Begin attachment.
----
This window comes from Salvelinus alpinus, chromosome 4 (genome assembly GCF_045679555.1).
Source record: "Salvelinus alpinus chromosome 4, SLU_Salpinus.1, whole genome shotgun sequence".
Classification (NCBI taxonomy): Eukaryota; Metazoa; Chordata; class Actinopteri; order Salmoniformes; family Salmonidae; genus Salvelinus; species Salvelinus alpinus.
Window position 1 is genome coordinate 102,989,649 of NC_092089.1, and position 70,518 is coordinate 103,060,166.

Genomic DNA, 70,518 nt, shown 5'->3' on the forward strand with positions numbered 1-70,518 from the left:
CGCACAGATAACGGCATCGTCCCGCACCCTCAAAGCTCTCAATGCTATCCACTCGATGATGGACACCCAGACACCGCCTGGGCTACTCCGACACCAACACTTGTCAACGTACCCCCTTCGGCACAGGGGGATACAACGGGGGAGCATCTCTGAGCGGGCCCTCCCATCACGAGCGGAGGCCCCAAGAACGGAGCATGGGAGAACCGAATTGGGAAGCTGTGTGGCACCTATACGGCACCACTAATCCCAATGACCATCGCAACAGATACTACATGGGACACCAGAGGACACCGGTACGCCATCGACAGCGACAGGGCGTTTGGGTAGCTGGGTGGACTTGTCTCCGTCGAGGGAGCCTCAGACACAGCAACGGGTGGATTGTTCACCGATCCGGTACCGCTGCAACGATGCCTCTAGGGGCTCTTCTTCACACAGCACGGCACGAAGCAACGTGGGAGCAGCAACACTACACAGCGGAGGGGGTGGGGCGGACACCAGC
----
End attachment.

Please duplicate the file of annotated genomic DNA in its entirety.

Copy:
This window comes from Salvelinus alpinus, chromosome 4 (genome assembly GCF_045679555.1).
Source record: "Salvelinus alpinus chromosome 4, SLU_Salpinus.1, whole genome shotgun sequence".
Classification (NCBI taxonomy): Eukaryota; Metazoa; Chordata; class Actinopteri; order Salmoniformes; family Salmonidae; genus Salvelinus; species Salvelinus alpinus.
Window position 1 is genome coordinate 102,989,649 of NC_092089.1, and position 70,518 is coordinate 103,060,166.

Genomic DNA, 70,518 nt, shown 5'->3' on the forward strand with positions numbered 1-70,518 from the left:
CGCACAGATAACGGCATCGTCCCGCACCCTCAAAGCTCTCAATGCTATCCACTCGATGATGGACACCCAGACACCGCCTGGGCTACTCCGACACCAACACTTGTCAACGTACCCCCTTCGGCACAGGGGGATACAACGGGGGAGCATCTCTGAGCGGGCCCTCCCATCACGAGCGGAGGCCCCAAGAACGGAGCATGGGAGAACCGAATTGGGAAGCTGTGTGGCACCTATACGGCACCACTAATCCCAATGACCATCGCAACAGATACTACATGGGACACCAGAGGACACCGGTACGCCATCGACAGCGACAGGGCGTTTGGGTAGCTGGGTGGACTTGTCTCCGTCGAGGGAGCCTCAGACACAGCAACGGGTGGATTGTTCACCGATCCGGTACCGCTGCAACGATGCCTCTAGGGGCTCTTCTTCACACAGCACGGCACGAAGCAACGTGGGAGCAGCAACACTACACAGCGGAGGGGGTGGGGCGGACACCAGC